Kansas Association of Wheat Growers
I received an email from a friend this week…
I firmly believe, as clichéd as it may be, that this industry “lacks transparency” in an extreme way. The average farmer doesn’t know:
* How basis is calculated.
* Can you deliver on a contract?
* How much money elevators make on carry and storage.
* What is carry?
* How do elevators make money?
* The cost of regulatory burdens on elevators and vice versa.
* How much it costs to ship a bushel of wheat via rail.
* The value of protein.
* How to capture that value.
* Where does their wheat go?
* And on and on …
Plenty of blame to go around. (elevators, rail, KSU, farmers, us) Elevators don’t respect farmers and farmers don’t trust grain companies. It’s time for farmers to be a lot more demanding. Or take matters into their own hands. Lots of work to be done, but work is good. And we do good work. Let’s change the world.
I sense his pain. USA HRW wheat farmers and their supporters are frustrated with low wheat prices, and in effect how the market works. And maybe that’s the real culprit. In a free market, ultimately “fundamentals” (supply and demand) will win, but therein lies a key issue…just how “free” is the free market? What is it free of?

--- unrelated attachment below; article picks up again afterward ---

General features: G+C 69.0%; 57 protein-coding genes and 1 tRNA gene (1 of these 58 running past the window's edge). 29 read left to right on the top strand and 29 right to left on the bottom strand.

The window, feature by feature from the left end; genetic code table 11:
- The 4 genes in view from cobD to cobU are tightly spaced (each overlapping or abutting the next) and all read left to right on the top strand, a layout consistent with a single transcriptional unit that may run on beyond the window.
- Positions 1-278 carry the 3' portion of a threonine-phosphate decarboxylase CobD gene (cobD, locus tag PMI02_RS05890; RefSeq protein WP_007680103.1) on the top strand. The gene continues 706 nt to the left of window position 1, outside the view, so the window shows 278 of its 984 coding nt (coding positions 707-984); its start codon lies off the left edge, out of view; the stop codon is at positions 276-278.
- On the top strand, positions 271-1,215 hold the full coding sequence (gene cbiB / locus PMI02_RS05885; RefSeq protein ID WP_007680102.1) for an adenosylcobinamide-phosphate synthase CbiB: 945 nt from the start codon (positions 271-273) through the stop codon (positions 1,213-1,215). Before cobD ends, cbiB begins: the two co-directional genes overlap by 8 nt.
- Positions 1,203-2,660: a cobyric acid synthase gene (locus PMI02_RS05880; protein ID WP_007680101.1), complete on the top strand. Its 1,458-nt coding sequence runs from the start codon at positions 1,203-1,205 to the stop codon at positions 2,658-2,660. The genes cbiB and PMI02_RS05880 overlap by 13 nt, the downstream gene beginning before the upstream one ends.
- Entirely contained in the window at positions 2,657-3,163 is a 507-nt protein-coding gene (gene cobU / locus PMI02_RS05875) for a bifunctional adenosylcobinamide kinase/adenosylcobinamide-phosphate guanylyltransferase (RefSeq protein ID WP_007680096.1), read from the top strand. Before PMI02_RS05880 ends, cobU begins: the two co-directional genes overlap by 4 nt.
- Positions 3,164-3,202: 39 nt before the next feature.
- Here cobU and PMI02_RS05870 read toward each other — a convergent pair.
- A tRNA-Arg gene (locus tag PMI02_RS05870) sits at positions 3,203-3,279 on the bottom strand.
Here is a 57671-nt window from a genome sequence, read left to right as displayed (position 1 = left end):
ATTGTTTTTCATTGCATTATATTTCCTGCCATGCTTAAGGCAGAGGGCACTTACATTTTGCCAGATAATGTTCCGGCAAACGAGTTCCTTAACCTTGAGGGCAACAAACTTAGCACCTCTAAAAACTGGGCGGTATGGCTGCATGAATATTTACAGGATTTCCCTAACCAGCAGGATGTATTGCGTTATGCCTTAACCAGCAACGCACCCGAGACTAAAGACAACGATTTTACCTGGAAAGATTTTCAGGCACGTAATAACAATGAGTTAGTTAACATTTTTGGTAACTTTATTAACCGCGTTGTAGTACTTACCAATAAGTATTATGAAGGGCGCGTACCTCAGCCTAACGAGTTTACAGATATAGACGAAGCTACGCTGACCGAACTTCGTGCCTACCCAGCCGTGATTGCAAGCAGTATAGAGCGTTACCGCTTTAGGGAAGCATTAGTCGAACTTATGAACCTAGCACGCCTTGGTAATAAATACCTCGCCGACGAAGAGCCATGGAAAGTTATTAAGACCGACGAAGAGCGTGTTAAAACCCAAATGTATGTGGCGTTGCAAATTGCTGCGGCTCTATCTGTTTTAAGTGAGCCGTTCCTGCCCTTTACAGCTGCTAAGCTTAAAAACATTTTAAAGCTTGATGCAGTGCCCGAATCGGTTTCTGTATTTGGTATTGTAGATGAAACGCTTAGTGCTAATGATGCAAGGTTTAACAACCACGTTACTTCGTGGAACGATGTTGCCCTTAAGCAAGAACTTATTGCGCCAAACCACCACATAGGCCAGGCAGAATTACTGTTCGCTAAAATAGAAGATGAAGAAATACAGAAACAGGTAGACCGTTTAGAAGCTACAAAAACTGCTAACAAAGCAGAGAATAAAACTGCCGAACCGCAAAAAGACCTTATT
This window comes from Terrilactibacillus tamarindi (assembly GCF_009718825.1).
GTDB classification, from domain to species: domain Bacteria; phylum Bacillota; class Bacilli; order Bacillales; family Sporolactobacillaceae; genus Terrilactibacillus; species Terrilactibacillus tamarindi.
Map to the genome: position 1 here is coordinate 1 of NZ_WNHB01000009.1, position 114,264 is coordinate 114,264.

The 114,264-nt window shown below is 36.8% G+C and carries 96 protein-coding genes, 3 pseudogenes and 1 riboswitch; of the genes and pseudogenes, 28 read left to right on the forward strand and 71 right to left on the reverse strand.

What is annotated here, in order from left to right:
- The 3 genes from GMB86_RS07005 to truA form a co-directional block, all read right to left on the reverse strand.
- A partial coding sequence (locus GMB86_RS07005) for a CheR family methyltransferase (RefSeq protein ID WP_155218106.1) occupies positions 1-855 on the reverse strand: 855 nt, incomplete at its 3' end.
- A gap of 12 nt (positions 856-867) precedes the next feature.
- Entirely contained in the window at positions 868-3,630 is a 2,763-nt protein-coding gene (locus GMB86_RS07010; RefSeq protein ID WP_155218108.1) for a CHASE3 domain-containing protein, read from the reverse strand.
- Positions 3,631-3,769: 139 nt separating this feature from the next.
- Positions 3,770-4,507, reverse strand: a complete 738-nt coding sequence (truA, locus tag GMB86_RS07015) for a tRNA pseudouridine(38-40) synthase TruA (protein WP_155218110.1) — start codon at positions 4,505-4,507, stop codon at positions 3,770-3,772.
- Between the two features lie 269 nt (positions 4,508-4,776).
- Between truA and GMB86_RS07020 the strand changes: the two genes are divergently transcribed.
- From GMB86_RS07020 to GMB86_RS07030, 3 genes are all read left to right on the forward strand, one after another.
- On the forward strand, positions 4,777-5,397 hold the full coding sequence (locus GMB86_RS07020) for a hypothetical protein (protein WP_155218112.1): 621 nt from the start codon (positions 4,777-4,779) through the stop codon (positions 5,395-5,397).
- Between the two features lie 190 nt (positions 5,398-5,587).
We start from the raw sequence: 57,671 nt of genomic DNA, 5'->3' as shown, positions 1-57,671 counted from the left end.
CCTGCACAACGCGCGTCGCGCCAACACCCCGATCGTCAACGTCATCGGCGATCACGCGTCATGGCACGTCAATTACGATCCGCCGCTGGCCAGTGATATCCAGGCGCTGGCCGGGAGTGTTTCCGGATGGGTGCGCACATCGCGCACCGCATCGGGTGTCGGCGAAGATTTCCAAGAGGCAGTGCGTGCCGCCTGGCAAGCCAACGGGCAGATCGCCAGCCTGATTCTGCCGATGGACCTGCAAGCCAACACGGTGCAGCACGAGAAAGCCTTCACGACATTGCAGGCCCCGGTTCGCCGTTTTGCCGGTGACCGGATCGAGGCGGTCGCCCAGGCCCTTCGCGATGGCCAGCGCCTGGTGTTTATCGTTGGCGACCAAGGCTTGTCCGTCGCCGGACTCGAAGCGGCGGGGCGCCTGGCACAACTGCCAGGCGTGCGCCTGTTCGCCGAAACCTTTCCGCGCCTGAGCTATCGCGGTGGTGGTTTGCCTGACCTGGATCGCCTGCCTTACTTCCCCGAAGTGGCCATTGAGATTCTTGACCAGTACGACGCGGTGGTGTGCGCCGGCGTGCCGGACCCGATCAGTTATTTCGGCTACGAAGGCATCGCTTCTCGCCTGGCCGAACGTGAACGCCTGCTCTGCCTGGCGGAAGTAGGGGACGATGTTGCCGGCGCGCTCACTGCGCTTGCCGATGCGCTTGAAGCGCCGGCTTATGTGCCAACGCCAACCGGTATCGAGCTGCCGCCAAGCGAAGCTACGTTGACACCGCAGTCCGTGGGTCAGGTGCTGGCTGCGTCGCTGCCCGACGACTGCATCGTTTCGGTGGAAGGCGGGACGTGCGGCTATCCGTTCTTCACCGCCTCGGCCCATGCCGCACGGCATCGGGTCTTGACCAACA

I always thought a free market would be free of government intervention, but I’m pretty sure that is a naïve concept. If nothing else, I thought a free market would be “fair”, but I suspect the concept of “fair” is hard to define, let alone “enforce”, and just who exactly is doing the “enforcing”?
My pain comes from the realization this is the 299th issue of this weekly wheat market update I have written, and I thought I worked hard to answer many, possibly most of those questions. But I admit now I wonder if everything I’ve written these past 6 years has been a waste of time.
What have I accomplished? What is my legacy?
In that regard, I am working on changing my boilerplate, maybe to what is shown below, and after the next 6 years, I hope someone will be able to say “he made a positive difference in the way we do business”.
Charts and discussions follow, with the goal of giving you useful information to help you with your business. My disclaimer remains the same: these are my sometimes rapidly changing opinions, but I believe you should: 1.be willing to store your wheat, 2. apply 30# of N at planting, and 3. don’t sell wheat to elevators who do not post protein scales, up and down.
Source: Kansas Association of Wheat Growers